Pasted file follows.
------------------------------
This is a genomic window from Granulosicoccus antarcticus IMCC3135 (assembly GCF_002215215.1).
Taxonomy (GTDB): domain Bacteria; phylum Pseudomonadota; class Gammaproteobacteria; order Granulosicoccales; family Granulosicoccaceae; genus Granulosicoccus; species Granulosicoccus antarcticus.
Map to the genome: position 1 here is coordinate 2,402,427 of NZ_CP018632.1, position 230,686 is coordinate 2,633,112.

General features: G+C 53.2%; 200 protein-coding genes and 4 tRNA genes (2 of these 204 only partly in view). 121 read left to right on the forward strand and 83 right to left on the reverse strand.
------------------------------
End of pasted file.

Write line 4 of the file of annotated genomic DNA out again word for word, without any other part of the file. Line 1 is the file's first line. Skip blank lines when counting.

General features: G+C 53.2%; 200 protein-coding genes and 4 tRNA genes (2 of these 204 only partly in view). 121 read left to right on the forward strand and 83 right to left on the reverse strand.